6. VTP Lab 01
Let’s just perform the lab task. So we have this arrangement where we have switch one, switch two, and switch through. Let me quickly draw the diagram. So I have switch one, and then it is connected to switch two. Then it is linked to switch number three. One, two, and three. Even switches 3 and 1 are linked together. However, we will turn off or disable this interface. All right, so switch ones, two, and three. What interfaces do they have? Say zero, zero, and one in between that. And here you have two and three. So it is connected like this, and here it’s zero, two, and three. I’ll shut down these interfaces. So I don’t want any cross-communication between the switches. So this is a topology, and we want to run this VDP. So I’ll set up either switch 1 or switch 10 as a VTP server. So let’s do this. I’ll go make Vlad the Tenth to Twentyth. And here we can see the VLAN. We now have a list of VLANs, including some that we created earlier. Then I’ll go to the interface range, even though I can give these interfaces to the iPhone as well. I will do the shutdown because I don’t want to switch one and switch three to do the communication.
Okay, we can go through CDP neighbours and see which switches are in communication with us. So you can see that I can directly communicate with Switch 1020R, Switch 2, and that’s the agenda we have. All right, so let’s go and create the VTP domain. I’ll make this my domain, then the VTP version, and you can see that we have the system stating that the domainname has changed from null to my domain version two. And then in VTP, what options we have, you can see that we can give the mode, we can give the password, and we have the printing option. We’ll see that.So now I can set the mode to client-server transparent and off. So this is the server. By default, it will be the server. I’ll go to the other switch here if you check the number of VLANs, so it is number of VLANs,Because if I go and check the VTP status, it will be empty. So here we can see that this version is version two. It is running version two. Although it understands one, two, and three, the domain is my domain, and you can see by default that this is also server. What is the configuration reason number that it has? That number is four. This is the number of vLance. Let’s double-check this in the first switch. So it means that by default, the VDP is on the switcher. So I’ll go back to switch number one, and inside switch number one, we can check the VTP’s status.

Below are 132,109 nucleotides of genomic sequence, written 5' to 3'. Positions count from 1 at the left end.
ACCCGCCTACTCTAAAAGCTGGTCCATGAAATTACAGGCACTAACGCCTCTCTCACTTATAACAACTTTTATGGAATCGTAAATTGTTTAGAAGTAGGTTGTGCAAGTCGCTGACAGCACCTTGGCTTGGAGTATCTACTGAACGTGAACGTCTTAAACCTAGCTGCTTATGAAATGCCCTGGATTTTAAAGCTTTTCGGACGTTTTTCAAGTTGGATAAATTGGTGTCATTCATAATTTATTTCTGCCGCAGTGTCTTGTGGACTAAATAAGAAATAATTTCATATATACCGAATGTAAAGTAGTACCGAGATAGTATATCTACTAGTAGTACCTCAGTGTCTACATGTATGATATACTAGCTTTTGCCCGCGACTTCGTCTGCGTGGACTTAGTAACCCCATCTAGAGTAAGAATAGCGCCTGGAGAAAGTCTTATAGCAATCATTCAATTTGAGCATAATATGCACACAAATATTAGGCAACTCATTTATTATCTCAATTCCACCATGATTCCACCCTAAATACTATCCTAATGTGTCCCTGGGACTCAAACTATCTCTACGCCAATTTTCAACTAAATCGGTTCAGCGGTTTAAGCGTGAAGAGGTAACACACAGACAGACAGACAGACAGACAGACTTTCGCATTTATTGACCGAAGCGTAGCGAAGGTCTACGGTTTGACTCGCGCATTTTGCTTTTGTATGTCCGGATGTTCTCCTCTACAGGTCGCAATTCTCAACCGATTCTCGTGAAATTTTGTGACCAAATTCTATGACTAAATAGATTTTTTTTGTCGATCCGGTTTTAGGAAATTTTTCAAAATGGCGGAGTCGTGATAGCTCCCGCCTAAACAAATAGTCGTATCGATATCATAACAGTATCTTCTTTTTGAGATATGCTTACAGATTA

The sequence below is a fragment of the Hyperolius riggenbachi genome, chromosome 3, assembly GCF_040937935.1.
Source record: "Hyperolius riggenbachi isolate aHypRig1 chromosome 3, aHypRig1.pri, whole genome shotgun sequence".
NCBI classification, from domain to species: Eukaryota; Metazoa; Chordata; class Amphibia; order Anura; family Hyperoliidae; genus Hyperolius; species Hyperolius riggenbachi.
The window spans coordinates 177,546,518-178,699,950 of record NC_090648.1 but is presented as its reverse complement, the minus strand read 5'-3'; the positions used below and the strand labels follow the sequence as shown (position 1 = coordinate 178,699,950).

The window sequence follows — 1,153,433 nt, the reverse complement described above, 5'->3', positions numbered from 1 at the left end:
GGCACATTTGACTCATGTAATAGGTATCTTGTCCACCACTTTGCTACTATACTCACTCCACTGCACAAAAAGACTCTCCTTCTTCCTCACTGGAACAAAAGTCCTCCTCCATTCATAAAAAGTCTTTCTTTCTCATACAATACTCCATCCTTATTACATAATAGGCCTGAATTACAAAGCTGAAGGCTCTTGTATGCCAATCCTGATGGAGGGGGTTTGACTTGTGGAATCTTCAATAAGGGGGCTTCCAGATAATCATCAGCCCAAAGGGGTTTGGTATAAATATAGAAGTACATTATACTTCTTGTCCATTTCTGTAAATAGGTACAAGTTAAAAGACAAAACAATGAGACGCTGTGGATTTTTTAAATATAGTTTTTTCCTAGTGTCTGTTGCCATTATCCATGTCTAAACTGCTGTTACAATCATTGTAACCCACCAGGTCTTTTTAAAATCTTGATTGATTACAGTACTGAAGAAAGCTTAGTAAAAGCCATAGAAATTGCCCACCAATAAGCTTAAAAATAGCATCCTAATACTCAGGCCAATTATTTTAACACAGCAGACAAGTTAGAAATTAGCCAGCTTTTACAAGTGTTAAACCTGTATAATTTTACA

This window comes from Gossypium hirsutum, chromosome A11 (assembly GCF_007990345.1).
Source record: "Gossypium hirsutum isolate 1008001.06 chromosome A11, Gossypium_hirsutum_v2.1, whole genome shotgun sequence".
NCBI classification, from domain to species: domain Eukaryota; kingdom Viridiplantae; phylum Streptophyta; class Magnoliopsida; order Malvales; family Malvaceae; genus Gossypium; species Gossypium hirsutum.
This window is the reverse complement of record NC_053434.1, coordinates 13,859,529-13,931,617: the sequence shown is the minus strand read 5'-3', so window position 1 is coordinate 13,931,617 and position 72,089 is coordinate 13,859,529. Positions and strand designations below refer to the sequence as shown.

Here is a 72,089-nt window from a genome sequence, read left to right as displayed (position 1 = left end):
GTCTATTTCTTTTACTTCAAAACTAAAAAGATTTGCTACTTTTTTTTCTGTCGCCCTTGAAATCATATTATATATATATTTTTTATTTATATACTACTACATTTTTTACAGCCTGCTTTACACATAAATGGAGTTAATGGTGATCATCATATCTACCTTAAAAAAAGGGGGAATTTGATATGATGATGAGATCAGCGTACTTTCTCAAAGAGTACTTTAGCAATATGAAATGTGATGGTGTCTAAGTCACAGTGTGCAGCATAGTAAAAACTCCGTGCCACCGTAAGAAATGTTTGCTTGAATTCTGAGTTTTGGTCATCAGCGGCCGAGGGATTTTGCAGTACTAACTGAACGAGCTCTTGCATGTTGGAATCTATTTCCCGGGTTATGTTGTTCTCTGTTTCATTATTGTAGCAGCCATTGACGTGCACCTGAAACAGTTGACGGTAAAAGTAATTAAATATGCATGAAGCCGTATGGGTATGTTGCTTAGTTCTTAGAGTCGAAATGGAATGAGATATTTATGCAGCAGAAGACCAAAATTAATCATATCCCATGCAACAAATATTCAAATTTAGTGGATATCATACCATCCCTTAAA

7. VTP Lab 02
Let me run the command “show VDP status.” And here you can see that you have version, you have mode, and you can see the number of VLANs supported. So everything is perfect and correct. There is no issue here. Now if I go ahead and create one more VLAN, say, for example, VLAN 55, And now, if you check the status, you’ll notice that the number of VLANs has increased to 19. The revision is five, and the same thing should be replicated for the other switches as well. So the revision from four to five becomes And now if I go ahead and check the BTPS status, you can see 19 and five. Although the mode is server, I will change it to client, and we’ll check the transparency as well. If I go check the status of VTPs, I’ll go to switch number three. So let’s double-check that. Now this is also true, and the number of villains is five. Configuration revision is zero. And he’s not able to get the information from switch number one to switch number three. Because switches two and three do not form the trunk, So what I’ll do is go quickly here, and we have an interface here, interface E-2.
I can go and manually assign the trunk. Or we can do this dynamically as well as with the DTP. So I’ll do this thing: switch ports and then trunk. You can see that you have encapsulation and native pruning allowed as well. What I want to do is switch to dynamic port mode, and we have the desirable option of switching from port mode to the more dynamic and desirable trunk mode. The flip side of this is that if both sides are enabled, ISL will be executed instead of just one queue. So the recommendation is that we should do Q, correct? So that’s the reason. Let me quickly go and do this switch trunk encapsulation in one queue because that’s a standard correct.So we ran these commands over an interface: switchportrunk, and now I don’t need switch ports to be more dynamically desirable because I can make switch ports more trunked. But anyways, let’s go ahead and run these commands on interface zero slash two, and then we can check the status of VTPs status.Now you can see that they have formed the trunk, and now multiple VLANs are passing. The next step is to change the VTP mode as a client. And then we’ll go and check the show’s VTP status. Then here, I will go and create some more VLANs, say VLAN 60 to 70, and then check the status to show VTP what options you have. You can see that it counters device interface status and the password. So the total is now 30, and the number of reviews is six. You can go ahead and check. Total is 30, examine six. I can now go here and check 36. So still, we can see that the client is sending some information to the server as well, and he is updating his database.